February is Global Ethics month – where many communication associations come together to provide insight, guidance and content. They will be using the hashtag #ethicsmatter. In addition to this, interesting articles dealt with internal communications, the gig economy and LEGO.
- Tell the truth and prove it with action – The Page Society principles are a powerful and useful ethics guide. I particularly love “tell the truth and prove it with action” – if more people did this, we wouldn’t have wokewashing, greenwashing, lack of trust in corporate communications and skepticism over the Business Roundtable pledge. Roger Bolton, the president of Page has a great essay on this topic and a great reminder for us all “the number one job of the chief communication officer is not messaging or storytelling or stakeholder relations, but rather it is to help the enterprise determine and activate its corporate character.”
Unfortunately, there was an example this week where it didn’t happen
- Ethics and the Gig Economy – A competitor to Instacart used a pledge that it was the ‘ethical’ alternative to Instacart to attract customers and shoppers. It went well, initially, but as the company reduced workers’ autonomy and their ability to set tipping minimums there was a backlash, which was fanned to greater heights when it shut down its worker page on Facebook. This really reinforces the prove it in action part of the Page principles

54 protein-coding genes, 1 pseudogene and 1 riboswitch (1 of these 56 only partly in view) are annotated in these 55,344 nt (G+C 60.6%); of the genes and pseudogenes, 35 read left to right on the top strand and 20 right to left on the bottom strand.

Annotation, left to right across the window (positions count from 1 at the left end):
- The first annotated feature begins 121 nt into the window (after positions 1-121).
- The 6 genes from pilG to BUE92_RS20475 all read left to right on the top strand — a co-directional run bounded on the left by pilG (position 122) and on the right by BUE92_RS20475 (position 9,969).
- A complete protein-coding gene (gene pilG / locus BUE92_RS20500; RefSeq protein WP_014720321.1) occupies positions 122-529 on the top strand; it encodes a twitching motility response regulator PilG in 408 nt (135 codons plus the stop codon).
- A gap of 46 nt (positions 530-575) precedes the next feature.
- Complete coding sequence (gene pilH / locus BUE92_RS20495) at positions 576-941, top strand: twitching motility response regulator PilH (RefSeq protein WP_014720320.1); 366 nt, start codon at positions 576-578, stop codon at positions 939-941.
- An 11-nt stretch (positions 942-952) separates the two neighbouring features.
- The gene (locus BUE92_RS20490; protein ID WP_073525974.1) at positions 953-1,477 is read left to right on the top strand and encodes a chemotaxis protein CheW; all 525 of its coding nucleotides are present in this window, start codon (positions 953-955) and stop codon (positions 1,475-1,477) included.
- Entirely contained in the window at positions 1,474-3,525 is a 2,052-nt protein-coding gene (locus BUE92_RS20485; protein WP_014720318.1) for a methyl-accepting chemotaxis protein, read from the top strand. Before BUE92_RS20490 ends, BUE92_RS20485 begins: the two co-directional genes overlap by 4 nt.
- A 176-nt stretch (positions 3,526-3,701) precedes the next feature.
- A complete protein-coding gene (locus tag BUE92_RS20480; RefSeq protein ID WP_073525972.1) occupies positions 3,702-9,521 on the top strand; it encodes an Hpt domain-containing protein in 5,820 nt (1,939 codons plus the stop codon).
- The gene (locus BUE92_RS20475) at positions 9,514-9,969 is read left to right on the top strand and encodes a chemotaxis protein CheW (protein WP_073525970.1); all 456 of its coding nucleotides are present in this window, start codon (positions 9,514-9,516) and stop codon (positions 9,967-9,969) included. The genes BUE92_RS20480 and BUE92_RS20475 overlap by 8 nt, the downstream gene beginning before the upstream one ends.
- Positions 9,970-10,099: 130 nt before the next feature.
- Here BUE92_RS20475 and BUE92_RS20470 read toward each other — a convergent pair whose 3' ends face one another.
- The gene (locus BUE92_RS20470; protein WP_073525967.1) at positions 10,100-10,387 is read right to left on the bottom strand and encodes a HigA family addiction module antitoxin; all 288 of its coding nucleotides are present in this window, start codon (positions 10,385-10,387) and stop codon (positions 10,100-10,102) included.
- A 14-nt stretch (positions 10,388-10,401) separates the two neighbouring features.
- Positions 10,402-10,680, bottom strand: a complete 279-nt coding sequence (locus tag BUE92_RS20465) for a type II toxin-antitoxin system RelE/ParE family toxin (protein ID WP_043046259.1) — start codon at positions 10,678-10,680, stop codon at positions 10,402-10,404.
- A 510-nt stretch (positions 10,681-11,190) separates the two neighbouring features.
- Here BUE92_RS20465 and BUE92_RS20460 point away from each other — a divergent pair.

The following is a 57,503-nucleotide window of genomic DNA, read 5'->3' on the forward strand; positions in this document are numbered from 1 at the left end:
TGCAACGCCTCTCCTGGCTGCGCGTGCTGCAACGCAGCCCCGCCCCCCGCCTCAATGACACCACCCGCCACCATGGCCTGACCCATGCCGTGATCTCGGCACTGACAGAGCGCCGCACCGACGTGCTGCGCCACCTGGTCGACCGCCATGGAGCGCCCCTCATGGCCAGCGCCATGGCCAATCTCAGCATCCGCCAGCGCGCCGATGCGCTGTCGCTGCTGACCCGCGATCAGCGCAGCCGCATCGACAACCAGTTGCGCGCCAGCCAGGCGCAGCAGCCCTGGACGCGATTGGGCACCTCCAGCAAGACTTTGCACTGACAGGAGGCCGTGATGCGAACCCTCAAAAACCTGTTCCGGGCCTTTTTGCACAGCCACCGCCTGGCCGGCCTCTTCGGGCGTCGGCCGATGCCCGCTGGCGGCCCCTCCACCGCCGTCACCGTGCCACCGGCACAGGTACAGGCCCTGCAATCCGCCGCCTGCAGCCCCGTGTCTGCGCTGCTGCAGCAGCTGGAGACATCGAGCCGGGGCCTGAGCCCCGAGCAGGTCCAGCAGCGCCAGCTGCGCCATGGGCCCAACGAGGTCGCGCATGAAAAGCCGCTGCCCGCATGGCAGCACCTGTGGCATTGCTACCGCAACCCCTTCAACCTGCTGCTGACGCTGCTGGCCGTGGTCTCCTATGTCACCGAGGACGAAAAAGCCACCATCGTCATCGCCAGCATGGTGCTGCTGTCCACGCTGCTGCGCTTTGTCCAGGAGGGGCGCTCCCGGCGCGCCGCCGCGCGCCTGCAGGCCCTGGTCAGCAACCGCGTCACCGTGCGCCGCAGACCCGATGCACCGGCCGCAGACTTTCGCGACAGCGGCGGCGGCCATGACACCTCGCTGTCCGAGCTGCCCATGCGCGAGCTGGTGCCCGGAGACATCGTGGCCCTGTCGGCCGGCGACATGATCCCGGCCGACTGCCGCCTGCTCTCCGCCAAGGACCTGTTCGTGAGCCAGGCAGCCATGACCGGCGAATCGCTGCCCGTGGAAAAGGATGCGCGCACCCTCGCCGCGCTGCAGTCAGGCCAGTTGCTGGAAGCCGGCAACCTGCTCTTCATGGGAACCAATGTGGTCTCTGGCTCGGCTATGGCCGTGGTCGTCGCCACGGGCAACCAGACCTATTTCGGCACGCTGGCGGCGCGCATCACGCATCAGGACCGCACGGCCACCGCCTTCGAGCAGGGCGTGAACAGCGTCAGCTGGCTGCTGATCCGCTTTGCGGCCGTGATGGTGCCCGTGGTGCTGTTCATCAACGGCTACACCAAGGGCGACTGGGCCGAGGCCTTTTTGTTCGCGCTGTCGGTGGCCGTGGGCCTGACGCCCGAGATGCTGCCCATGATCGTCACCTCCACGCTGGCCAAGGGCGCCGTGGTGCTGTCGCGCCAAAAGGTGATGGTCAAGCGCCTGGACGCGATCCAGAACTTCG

Other interesting topics include:
- Ethics and the supply chain – A company was selling data on 30 million customers to known fraudsters and paid the price (a $150 million fine). They did this even knowing “that those and similar clients had been arrested, charged with crimes, convicted, and otherwise subject to law enforcement actions for false and misleading practices.” This is another great example of ethical failures in the supply chain.
- Ethics and internal comms – This article looks at the use of anonymous questions in internal company Q&As. While the author highlights their benefits – reducing fear and inhibition – he also asks if it hurts authentic and transparent conversation between employees and leaders and makes the workplace less of an engaging and positive experience.
- Visualizing ethics in a fun way – Many people think ethics is a boring topic. I tell them it is a soap opera that has been going on for more than 4,000 years. I love it when folks find new ways to engage in ethics, and I love this Twitter account that is showing ethical concepts using Legos.